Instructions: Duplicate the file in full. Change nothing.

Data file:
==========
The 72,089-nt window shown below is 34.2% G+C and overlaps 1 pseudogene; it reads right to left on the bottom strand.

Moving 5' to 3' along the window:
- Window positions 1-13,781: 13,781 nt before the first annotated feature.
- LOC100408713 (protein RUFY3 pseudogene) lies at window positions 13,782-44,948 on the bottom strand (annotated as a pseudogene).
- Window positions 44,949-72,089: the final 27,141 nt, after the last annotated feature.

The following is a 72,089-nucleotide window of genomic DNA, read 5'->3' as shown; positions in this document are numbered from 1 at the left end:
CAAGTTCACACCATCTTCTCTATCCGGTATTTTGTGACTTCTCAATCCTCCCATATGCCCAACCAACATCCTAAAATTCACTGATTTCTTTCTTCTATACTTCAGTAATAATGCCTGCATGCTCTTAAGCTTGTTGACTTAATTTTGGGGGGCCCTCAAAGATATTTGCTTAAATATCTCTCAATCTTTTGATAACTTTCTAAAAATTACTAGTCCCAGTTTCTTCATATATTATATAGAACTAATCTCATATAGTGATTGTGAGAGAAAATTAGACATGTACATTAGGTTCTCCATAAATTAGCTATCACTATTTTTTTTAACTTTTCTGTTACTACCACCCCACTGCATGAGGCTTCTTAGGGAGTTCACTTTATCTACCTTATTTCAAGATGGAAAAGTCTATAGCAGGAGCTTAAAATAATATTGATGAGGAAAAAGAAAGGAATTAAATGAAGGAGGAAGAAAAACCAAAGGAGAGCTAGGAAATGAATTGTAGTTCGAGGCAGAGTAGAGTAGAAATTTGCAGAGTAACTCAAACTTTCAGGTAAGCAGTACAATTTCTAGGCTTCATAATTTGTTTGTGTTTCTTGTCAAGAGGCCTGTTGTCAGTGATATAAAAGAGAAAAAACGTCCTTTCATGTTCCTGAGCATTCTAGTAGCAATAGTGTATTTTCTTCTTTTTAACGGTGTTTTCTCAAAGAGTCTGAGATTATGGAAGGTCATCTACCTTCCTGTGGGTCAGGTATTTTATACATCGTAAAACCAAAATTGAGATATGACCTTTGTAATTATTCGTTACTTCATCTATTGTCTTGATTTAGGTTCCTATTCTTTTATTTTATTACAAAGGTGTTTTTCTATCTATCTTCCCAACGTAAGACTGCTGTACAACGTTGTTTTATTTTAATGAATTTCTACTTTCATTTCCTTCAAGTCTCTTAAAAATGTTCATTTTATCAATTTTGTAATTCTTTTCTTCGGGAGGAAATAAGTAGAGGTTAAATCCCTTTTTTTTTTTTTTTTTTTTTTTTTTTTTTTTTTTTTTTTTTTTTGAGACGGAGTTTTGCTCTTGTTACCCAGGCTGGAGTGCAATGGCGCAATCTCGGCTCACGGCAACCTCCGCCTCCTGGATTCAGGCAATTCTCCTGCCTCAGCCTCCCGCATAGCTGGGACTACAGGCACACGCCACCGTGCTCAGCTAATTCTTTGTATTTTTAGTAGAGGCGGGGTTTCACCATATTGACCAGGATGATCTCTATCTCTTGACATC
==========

The 72,089-nt window shown below is 34.2% G+C and overlaps 1 pseudogene; it reads right to left on the bottom strand.

Moving 5' to 3' along the window:
- Window positions 1-13,781: 13,781 nt before the first annotated feature.
- LOC100408713 (protein RUFY3 pseudogene) lies at window positions 13,782-44,948 on the bottom strand (annotated as a pseudogene).
- Window positions 44,949-72,089: the final 27,141 nt, after the last annotated feature.

The following is a 72,089-nucleotide window of genomic DNA, read 5'->3' as shown; positions in this document are numbered from 1 at the left end:
CAAGTTCACACCATCTTCTCTATCCGGTATTTTGTGACTTCTCAATCCTCCCATATGCCCAACCAACATCCTAAAATTCACTGATTTCTTTCTTCTATACTTCAGTAATAATGCCTGCATGCTCTTAAGCTTGTTGACTTAATTTTGGGGGGCCCTCAAAGATATTTGCTTAAATATCTCTCAATCTTTTGATAACTTTCTAAAAATTACTAGTCCCAGTTTCTTCATATATTATATAGAACTAATCTCATATAGTGATTGTGAGAGAAAATTAGACATGTACATTAGGTTCTCCATAAATTAGCTATCACTATTTTTTTTAACTTTTCTGTTACTACCACCCCACTGCATGAGGCTTCTTAGGGAGTTCACTTTATCTACCTTATTTCAAGATGGAAAAGTCTATAGCAGGAGCTTAAAATAATATTGATGAGGAAAAAGAAAGGAATTAAATGAAGGAGGAAGAAAAACCAAAGGAGAGCTAGGAAATGAATTGTAGTTCGAGGCAGAGTAGAGTAGAAATTTGCAGAGTAACTCAAACTTTCAGGTAAGCAGTACAATTTCTAGGCTTCATAATTTGTTTGTGTTTCTTGTCAAGAGGCCTGTTGTCAGTGATATAAAAGAGAAAAAACGTCCTTTCATGTTCCTGAGCATTCTAGTAGCAATAGTGTATTTTCTTCTTTTTAACGGTGTTTTCTCAAAGAGTCTGAGATTATGGAAGGTCATCTACCTTCCTGTGGGTCAGGTATTTTATACATCGTAAAACCAAAATTGAGATATGACCTTTGTAATTATTCGTTACTTCATCTATTGTCTTGATTTAGGTTCCTATTCTTTTATTTTATTACAAAGGTGTTTTTCTATCTATCTTCCCAACGTAAGACTGCTGTACAACGTTGTTTTATTTTAATGAATTTCTACTTTCATTTCCTTCAAGTCTCTTAAAAATGTTCATTTTATCAATTTTGTAATTCTTTTCTTCGGGAGGAAATAAGTAGAGGTTAAATCCCTTTTTTTTTTTTTTTTTTTTTTTTTTTTTTTTTTTTTTTTTTTTTGAGACGGAGTTTTGCTCTTGTTACCCAGGCTGGAGTGCAATGGCGCAATCTCGGCTCACGGCAACCTCCGCCTCCTGGATTCAGGCAATTCTCCTGCCTCAGCCTCCCGCATAGCTGGGACTACAGGCACACGCCACCGTGCTCAGCTAATTCTTTGTATTTTTAGTAGAGGCGGGGTTTCACCATATTGACCAGGATGATCTCTATCTCTTGACATC